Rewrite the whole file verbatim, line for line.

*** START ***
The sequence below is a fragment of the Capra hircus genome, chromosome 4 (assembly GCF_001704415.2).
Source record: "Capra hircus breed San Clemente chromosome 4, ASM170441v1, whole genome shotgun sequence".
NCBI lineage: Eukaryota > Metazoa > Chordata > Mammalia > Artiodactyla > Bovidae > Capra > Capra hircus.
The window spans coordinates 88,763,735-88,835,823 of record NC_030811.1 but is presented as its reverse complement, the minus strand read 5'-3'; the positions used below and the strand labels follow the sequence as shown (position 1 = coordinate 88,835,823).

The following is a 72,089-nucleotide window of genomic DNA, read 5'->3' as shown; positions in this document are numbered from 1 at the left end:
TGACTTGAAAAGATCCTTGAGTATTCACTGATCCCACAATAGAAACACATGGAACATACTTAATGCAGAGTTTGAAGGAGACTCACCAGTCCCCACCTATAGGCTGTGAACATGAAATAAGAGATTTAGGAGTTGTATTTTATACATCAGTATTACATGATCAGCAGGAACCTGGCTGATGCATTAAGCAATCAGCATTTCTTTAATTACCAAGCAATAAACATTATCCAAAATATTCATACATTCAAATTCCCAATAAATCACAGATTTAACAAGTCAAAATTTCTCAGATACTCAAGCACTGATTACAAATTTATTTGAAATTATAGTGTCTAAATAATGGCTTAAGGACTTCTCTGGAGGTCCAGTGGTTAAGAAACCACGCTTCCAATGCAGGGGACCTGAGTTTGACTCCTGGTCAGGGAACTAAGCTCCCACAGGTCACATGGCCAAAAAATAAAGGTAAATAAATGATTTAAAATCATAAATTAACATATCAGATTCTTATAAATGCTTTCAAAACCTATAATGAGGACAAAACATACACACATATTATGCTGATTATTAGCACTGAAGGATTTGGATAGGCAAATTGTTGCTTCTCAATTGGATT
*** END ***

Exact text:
The sequence below is a fragment of the Capra hircus genome, chromosome 4 (assembly GCF_001704415.2).
Source record: "Capra hircus breed San Clemente chromosome 4, ASM170441v1, whole genome shotgun sequence".
NCBI lineage: Eukaryota > Metazoa > Chordata > Mammalia > Artiodactyla > Bovidae > Capra > Capra hircus.
The window spans coordinates 88,763,735-88,835,823 of record NC_030811.1 but is presented as its reverse complement, the minus strand read 5'-3'; the positions used below and the strand labels follow the sequence as shown (position 1 = coordinate 88,835,823).

The following is a 72,089-nucleotide window of genomic DNA, read 5'->3' as shown; positions in this document are numbered from 1 at the left end:
TGACTTGAAAAGATCCTTGAGTATTCACTGATCCCACAATAGAAACACATGGAACATACTTAATGCAGAGTTTGAAGGAGACTCACCAGTCCCCACCTATAGGCTGTGAACATGAAATAAGAGATTTAGGAGTTGTATTTTATACATCAGTATTACATGATCAGCAGGAACCTGGCTGATGCATTAAGCAATCAGCATTTCTTTAATTACCAAGCAATAAACATTATCCAAAATATTCATACATTCAAATTCCCAATAAATCACAGATTTAACAAGTCAAAATTTCTCAGATACTCAAGCACTGATTACAAATTTATTTGAAATTATAGTGTCTAAATAATGGCTTAAGGACTTCTCTGGAGGTCCAGTGGTTAAGAAACCACGCTTCCAATGCAGGGGACCTGAGTTTGACTCCTGGTCAGGGAACTAAGCTCCCACAGGTCACATGGCCAAAAAATAAAGGTAAATAAATGATTTAAAATCATAAATTAACATATCAGATTCTTATAAATGCTTTCAAAACCTATAATGAGGACAAAACATACACACATATTATGCTGATTATTAGCACTGAAGGATTTGGATAGGCAAATTGTTGCTTCTCAATTGGATT